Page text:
In the third instalment of our Money Talks series, Alice Webb-Liddall and Henry Oliver face up to how they’re using their hard-earned cash.
Spending money is often considered a bad thing when it’s not completely justified. Going out for dinner or buying a new pair of pants can bring on a sense of guilt once the dopamine wears off and all you’re left with is a pair of no-longer-new pants. But some spending is unavoidable: rent, power, phone bills, family (especially with children).
For some people, spending money on non-essentials isn’t even an option. Is this why we feel guilty if we are in a position to splash out sometimes? Is spending money a bad thing? What is the best way to balance wants and needs? And importantly for new graduate Alice Webb-Liddall and father of two Henry Oliver, both freelancers, what’s the best way to spend money when you aren’t sure how much you’ll be making each week?
With online shopping making it easier and easier to buy, and targeted advertising being hurtled at you from every direction, it’s increasingly hard to make sure that your ‘impulse buying’ urges are suppressed. Services like AfterPay have taken place of more traditional layby models, offering a way to pay off items in weekly payments but not miss out on the instant rush of having the thing you want right now.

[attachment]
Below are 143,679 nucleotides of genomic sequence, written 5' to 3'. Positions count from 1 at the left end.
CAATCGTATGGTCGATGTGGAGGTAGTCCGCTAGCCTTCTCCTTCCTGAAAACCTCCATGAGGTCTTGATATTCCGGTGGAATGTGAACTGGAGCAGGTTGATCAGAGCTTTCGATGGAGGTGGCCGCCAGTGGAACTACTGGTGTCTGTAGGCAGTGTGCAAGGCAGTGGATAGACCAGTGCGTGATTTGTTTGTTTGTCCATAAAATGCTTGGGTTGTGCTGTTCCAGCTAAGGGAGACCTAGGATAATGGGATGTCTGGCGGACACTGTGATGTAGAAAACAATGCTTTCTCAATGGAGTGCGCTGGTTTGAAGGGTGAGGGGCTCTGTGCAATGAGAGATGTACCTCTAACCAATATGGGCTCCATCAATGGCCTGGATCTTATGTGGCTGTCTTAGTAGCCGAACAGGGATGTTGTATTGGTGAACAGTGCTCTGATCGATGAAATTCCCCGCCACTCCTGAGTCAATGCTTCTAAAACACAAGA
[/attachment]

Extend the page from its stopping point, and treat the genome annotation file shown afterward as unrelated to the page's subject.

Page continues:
Blair Vernon, managing director of AMP, says these services are not necessarily any better than just spending all the money at once. “Marketers are good at selling us stuff. They want you to close the sale now. All these AfterPay models are just speedy ways of doing instalment lending after the fact.”
So even though instalment payments feel like less of a burden – because there’s no huge commitment outright – they save you no money and encourage impulse buying.
“For just about everyone, my suggestion is to try to avoid the impulse buy. It’s impulse that robs you of appreciation.”
He says when spending, sometimes it pays to ask yourself if you can “slow down the velocity of your spend on discretion items by just waiting a moment”.
So as Christmas approaches and the pressure to spend rivals the pressure on bank accounts, Henry and Alice talk about when and where they spend their money, and how it makes them feel.
Alice: When I was young, around four or five, I decided I wanted a little blue wheelbarrow that I saw at Mitre 10 and because my parents were not the kind to respond well to a tantrum, the only way to get the wheelbarrow was to make money myself or to wait till Christmas.